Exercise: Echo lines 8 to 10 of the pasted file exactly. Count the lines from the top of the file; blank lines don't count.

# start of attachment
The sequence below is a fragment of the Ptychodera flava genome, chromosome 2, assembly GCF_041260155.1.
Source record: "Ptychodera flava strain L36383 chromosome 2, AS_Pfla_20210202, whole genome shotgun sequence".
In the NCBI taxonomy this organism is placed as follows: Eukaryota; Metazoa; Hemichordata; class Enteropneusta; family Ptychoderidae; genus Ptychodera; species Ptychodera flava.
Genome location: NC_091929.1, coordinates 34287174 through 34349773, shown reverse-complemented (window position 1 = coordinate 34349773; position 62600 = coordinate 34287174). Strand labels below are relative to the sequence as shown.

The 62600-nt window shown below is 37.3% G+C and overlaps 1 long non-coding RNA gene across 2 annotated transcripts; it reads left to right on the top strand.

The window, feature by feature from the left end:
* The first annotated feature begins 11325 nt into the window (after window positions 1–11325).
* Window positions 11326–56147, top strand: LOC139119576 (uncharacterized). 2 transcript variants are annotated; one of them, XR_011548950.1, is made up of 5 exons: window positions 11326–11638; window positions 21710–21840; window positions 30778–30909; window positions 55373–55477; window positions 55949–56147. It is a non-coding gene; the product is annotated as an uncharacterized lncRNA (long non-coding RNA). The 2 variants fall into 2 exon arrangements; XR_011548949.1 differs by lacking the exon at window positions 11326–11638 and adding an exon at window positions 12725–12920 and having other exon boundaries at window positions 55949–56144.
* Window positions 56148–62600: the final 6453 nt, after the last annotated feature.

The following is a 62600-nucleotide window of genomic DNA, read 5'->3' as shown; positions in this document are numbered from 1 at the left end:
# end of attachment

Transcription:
* Window positions 11326–56147, top strand: LOC139119576 (uncharacterized). 2 transcript variants are annotated; one of them, XR_011548950.1, is made up of 5 exons: window positions 11326–11638; window positions 21710–21840; window positions 30778–30909; window positions 55373–55477; window positions 55949–56147. It is a non-coding gene; the product is annotated as an uncharacterized lncRNA (long non-coding RNA). The 2 variants fall into 2 exon arrangements; XR_011548949.1 differs by lacking the exon at window positions 11326–11638 and adding an exon at window positions 12725–12920 and having other exon boundaries at window positions 55949–56144.
* Window positions 56148–62600: the final 6453 nt, after the last annotated feature.

The following is a 62600-nucleotide window of genomic DNA, read 5'->3' as shown; positions in this document are numbered from 1 at the left end: